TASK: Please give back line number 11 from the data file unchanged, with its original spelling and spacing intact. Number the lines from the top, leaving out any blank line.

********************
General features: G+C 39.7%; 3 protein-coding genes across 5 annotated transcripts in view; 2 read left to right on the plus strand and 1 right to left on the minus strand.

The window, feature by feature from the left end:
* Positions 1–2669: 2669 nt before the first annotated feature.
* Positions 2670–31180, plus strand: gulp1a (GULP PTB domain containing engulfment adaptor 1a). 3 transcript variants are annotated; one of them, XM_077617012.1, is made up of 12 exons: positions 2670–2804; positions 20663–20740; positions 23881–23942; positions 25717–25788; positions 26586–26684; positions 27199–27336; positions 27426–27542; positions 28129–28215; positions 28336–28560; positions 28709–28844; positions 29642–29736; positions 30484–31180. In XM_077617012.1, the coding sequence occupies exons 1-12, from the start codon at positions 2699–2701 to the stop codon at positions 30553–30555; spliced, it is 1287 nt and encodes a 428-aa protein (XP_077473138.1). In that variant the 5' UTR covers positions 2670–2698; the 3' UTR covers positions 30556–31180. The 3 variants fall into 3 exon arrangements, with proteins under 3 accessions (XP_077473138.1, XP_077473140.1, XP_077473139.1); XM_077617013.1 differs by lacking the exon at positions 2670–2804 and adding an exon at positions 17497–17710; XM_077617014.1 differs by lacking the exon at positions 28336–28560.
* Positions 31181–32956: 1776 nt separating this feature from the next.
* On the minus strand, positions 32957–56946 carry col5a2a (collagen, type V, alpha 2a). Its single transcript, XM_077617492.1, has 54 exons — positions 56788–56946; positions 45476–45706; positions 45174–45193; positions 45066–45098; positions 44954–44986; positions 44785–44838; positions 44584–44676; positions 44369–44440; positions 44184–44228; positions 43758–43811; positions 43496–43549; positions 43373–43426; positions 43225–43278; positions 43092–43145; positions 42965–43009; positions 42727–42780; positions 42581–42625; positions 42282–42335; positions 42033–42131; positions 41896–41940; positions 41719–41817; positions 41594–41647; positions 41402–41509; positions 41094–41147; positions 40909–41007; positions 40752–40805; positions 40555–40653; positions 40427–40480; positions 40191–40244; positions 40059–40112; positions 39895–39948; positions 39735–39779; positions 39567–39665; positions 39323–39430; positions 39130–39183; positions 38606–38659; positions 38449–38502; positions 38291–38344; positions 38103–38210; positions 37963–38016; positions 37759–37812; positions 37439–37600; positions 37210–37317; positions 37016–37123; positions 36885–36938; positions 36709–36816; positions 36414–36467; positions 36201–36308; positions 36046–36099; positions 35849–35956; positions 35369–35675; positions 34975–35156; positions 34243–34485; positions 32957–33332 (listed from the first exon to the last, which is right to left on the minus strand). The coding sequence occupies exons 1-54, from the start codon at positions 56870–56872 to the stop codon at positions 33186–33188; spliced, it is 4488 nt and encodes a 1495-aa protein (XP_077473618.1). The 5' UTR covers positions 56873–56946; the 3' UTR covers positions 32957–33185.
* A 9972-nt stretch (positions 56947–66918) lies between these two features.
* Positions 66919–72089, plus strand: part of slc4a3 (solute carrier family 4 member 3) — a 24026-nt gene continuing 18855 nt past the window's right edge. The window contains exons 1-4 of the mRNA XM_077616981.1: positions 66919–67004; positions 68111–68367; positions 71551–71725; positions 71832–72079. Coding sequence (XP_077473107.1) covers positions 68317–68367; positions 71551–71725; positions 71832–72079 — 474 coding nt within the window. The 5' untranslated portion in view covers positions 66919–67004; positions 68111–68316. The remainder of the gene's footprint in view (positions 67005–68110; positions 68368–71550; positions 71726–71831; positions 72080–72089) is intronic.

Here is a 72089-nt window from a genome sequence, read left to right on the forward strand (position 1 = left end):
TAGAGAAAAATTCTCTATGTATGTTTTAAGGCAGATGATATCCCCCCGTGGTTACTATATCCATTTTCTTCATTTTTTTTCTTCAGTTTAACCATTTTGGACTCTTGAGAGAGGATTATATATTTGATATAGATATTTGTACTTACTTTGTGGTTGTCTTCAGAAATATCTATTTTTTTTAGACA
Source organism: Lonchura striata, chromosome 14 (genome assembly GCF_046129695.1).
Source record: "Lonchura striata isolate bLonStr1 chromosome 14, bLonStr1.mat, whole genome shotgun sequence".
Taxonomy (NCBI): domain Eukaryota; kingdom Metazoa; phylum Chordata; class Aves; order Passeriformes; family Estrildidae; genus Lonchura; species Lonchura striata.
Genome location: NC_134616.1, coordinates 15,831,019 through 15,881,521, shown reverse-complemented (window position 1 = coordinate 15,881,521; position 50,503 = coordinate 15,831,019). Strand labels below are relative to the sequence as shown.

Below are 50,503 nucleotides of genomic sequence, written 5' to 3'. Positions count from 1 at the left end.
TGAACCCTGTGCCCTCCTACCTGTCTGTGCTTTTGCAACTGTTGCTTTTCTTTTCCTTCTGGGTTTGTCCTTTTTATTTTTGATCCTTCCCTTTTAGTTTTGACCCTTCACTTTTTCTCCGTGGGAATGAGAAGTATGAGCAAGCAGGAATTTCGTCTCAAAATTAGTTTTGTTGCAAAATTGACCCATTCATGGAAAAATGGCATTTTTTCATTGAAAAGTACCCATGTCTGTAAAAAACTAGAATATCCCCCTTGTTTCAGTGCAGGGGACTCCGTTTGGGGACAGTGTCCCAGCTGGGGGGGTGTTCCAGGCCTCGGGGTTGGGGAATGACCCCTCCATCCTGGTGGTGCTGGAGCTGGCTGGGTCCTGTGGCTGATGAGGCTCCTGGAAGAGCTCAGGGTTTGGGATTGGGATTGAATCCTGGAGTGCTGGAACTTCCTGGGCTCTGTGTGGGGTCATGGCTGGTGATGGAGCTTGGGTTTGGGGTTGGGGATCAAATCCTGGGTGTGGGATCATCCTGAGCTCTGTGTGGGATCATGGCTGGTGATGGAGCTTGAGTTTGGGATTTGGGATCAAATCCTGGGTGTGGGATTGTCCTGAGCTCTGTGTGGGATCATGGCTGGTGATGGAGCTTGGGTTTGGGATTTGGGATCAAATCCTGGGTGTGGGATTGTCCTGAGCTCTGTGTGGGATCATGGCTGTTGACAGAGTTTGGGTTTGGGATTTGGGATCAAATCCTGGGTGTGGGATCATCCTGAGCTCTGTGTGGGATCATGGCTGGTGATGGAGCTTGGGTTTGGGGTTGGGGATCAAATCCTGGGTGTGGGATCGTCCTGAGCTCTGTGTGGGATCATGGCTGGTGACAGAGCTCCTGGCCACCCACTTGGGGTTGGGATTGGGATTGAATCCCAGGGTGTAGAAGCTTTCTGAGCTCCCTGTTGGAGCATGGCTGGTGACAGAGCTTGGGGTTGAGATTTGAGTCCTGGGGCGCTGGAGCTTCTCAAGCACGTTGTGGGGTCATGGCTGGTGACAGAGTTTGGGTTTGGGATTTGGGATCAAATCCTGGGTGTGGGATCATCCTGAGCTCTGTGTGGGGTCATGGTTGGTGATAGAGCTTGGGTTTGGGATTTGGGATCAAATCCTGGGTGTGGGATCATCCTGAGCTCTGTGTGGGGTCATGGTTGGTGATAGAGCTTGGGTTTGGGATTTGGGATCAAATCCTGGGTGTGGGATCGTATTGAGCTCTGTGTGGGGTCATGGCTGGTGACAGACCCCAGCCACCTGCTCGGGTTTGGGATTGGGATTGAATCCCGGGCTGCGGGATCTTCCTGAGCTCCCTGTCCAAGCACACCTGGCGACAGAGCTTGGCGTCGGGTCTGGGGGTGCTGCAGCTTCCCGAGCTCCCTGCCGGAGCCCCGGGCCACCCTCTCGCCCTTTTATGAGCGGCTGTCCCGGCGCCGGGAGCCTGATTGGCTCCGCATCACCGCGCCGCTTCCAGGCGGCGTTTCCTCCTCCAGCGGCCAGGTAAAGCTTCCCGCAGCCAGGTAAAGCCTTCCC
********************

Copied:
Source organism: Lonchura striata, chromosome 14 (genome assembly GCF_046129695.1).